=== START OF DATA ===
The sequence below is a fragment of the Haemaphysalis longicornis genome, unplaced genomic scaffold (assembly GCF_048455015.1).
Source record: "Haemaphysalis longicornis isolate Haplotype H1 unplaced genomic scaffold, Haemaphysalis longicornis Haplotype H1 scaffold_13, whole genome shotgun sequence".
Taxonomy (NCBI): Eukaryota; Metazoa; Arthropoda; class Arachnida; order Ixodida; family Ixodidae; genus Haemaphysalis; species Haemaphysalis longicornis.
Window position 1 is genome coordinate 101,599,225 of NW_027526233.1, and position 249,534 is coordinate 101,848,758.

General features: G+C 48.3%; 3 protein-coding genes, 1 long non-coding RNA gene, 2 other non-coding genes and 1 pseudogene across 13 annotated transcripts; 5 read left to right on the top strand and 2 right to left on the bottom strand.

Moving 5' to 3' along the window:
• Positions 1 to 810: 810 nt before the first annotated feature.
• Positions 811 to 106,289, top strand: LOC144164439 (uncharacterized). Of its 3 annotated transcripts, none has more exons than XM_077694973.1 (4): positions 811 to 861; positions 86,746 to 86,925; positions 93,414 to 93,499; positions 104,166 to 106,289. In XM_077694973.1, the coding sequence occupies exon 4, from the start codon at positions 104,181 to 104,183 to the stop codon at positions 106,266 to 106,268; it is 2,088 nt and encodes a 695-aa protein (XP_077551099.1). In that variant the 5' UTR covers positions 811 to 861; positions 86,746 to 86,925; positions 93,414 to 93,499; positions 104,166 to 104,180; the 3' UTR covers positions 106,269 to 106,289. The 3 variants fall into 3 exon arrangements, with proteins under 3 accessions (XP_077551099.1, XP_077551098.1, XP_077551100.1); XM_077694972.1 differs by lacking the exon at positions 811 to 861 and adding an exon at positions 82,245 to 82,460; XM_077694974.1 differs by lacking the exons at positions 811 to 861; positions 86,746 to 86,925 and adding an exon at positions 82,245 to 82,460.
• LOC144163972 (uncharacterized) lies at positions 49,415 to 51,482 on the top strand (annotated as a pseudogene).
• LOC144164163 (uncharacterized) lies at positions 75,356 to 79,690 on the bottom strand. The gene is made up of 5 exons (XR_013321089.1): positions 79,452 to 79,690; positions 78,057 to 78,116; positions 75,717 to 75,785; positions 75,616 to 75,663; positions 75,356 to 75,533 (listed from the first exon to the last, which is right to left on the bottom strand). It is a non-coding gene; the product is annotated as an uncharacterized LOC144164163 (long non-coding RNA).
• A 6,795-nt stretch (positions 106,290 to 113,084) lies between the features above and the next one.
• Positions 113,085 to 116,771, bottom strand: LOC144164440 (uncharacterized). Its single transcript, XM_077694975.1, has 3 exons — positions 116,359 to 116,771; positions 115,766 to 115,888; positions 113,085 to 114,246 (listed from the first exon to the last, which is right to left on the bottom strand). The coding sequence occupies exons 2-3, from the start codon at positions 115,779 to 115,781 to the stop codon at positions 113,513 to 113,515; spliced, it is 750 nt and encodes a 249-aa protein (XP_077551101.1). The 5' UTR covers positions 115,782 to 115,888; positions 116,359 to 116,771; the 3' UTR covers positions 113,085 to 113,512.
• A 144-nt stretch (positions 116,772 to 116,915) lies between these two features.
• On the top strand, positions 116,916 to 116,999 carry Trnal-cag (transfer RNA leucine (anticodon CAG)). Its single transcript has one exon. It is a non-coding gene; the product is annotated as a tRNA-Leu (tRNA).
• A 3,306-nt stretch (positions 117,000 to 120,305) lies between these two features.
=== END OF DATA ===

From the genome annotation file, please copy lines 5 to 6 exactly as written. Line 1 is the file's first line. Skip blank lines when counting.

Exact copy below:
General features: G+C 48.3%; 3 protein-coding genes, 1 long non-coding RNA gene, 2 other non-coding genes and 1 pseudogene across 13 annotated transcripts; 5 read left to right on the top strand and 2 right to left on the bottom strand.

Moving 5' to 3' along the window: